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The Scottsboro Boys

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In March of 1931, a petty conflict between young white and black men hitching a ride on a freight train set a tragic chain of events in motion. The so-called Scottsboro Boys case ruined the lives of the black men charged, ended the career of a judge, and polarized the sense of justice of a nation.

The trials of the nine black men, ranging in age from 13 to 21, began twelve days after their arrest.  They were tried two or three at a time, by all-white juries; all the Scottsboro Boys were quickly found guilty and sentenced to execution, with the exception of Roy Wright, who, as the youngest defendant, was reluctantly sentenced to a mere life in prison.

The three main reasons for such a speedy and uncontested verdict in each trial were the incompetent representation of the boys, the witnesses against them, and most importantly, the social climate of the time.

In an odd courtroom conversation, the judge asked Stephen Roddy to “appear for these defendants…if local counsel are willing to appear and assist you under the circumstances all right, but I [Judge Sutherland] will not appoint them”.  Roddy was a real estate attorney from Tennessee, who began the trial “so stewed he could hardly walk straight”. His local assistance came from Milo Moody, a “doddering, extremely unreliable, senile individual [who was] losing whatever ability he once had”. The pair agreed to let the boys be tried in groups, met with them for just a few minutes before the trial began, did not help them prepare their testimony, did not attempt to expose the lies of the witnesses, and gave no closing argument.  The incompetence of these attorneys was the basis for the U.S. Supreme Court’s decision to order a retrial; [the defendants] “were denied due process of law and the equal protection of the laws, in contravention of the Fourteenth Amendment”.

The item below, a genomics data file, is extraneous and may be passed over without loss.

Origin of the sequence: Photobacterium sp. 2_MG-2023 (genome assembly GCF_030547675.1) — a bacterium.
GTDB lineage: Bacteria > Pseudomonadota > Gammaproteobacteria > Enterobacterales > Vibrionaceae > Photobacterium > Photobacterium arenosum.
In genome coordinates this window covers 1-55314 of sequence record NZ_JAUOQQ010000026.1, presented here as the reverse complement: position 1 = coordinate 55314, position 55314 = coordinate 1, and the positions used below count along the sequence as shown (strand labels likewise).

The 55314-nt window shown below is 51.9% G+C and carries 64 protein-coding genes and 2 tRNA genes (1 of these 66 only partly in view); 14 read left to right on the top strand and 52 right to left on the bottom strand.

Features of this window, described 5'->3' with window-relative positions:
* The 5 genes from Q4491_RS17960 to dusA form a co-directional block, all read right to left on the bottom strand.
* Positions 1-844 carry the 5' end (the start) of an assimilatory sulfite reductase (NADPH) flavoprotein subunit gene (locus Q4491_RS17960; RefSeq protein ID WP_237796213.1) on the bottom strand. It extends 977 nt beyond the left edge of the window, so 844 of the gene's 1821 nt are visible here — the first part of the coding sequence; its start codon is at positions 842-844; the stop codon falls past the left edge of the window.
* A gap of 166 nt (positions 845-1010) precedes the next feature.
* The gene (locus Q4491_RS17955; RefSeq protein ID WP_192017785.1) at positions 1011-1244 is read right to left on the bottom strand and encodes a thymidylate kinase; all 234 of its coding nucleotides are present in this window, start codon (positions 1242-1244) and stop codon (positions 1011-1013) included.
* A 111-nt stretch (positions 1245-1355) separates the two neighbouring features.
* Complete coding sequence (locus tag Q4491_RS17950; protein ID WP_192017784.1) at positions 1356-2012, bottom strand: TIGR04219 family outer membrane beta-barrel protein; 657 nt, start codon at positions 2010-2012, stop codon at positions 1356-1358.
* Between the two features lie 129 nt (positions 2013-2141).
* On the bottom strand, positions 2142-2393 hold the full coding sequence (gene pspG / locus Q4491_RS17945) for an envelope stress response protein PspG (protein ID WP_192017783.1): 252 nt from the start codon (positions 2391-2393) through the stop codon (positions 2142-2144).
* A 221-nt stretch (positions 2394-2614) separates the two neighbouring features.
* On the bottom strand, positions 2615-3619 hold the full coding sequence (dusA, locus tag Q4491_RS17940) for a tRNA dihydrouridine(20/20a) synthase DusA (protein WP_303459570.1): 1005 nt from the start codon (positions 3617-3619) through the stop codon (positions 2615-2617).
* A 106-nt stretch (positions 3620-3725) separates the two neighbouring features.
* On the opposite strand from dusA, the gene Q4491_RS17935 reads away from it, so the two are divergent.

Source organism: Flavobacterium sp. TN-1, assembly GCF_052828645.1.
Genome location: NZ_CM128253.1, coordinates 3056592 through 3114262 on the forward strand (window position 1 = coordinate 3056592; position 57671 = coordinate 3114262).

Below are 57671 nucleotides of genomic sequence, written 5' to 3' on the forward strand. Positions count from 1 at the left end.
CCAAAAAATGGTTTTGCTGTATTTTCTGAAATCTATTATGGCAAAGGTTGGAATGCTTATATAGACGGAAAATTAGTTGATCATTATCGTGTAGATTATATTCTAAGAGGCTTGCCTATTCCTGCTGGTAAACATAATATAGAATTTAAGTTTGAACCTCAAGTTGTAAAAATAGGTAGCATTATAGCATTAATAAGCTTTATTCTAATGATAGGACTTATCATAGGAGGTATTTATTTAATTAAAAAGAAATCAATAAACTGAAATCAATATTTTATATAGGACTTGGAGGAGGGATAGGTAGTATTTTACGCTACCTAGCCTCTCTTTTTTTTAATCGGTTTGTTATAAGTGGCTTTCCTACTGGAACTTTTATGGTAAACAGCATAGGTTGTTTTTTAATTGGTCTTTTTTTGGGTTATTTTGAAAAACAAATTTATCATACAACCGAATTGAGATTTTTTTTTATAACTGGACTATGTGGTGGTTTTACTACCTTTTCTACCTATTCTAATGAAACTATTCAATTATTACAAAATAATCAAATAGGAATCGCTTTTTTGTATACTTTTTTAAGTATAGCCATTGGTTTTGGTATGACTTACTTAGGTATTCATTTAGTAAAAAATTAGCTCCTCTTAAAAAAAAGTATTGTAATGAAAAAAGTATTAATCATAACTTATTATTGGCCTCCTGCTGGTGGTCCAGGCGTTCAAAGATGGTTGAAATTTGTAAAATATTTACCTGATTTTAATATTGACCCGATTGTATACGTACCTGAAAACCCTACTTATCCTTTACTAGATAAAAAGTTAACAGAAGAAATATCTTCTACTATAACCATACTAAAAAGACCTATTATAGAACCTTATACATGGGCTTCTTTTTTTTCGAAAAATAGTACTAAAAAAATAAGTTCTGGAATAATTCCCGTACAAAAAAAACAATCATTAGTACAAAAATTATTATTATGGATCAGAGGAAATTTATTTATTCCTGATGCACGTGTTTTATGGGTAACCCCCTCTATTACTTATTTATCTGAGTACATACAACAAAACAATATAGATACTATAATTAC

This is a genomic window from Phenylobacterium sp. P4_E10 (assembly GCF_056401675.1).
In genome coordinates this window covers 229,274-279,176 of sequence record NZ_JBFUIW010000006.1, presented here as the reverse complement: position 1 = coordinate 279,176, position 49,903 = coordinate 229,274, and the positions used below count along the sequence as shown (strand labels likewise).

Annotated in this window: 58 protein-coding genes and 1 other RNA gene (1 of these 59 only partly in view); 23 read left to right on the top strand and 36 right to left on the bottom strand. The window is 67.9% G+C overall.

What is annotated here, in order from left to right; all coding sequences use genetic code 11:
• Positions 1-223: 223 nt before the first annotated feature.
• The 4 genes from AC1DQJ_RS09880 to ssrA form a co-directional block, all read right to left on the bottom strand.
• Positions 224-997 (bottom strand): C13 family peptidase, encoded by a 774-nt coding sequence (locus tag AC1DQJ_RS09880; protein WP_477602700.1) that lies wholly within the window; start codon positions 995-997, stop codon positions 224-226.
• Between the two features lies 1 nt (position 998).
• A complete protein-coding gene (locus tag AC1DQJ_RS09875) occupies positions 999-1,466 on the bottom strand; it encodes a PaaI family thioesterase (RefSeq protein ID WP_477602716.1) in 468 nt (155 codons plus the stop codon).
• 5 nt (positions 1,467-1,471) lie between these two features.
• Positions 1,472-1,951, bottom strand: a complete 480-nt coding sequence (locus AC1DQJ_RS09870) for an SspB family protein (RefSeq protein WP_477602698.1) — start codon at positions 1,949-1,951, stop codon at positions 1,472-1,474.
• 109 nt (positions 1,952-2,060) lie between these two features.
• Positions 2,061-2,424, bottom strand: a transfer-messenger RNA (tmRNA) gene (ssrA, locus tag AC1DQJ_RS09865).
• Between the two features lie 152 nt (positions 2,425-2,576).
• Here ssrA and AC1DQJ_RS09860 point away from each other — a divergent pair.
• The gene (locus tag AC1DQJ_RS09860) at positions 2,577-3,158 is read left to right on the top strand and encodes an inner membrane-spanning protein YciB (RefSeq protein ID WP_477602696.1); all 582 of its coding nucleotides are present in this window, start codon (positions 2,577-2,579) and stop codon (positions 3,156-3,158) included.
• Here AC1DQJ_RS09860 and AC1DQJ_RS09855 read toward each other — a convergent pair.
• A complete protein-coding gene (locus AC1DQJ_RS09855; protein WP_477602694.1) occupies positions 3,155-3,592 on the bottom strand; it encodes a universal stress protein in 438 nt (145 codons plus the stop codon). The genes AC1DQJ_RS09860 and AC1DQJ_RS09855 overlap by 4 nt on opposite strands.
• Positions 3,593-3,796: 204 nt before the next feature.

The second factor that virtually predetermined the guilty verdicts was the testimony of the witnesses.  Beyond a doubt, the most colorful and popular witness was Victoria Price, the more confident of the two white women who claimed to have been raped.  A known prostitute, she had every reason to divert attention from her own violation of the Mann Act.  Suddenly “the same people [who had before treated her like] a piece of poor white trash…treated them as white southern women, poor but virtuous, for the first time in their lives”.

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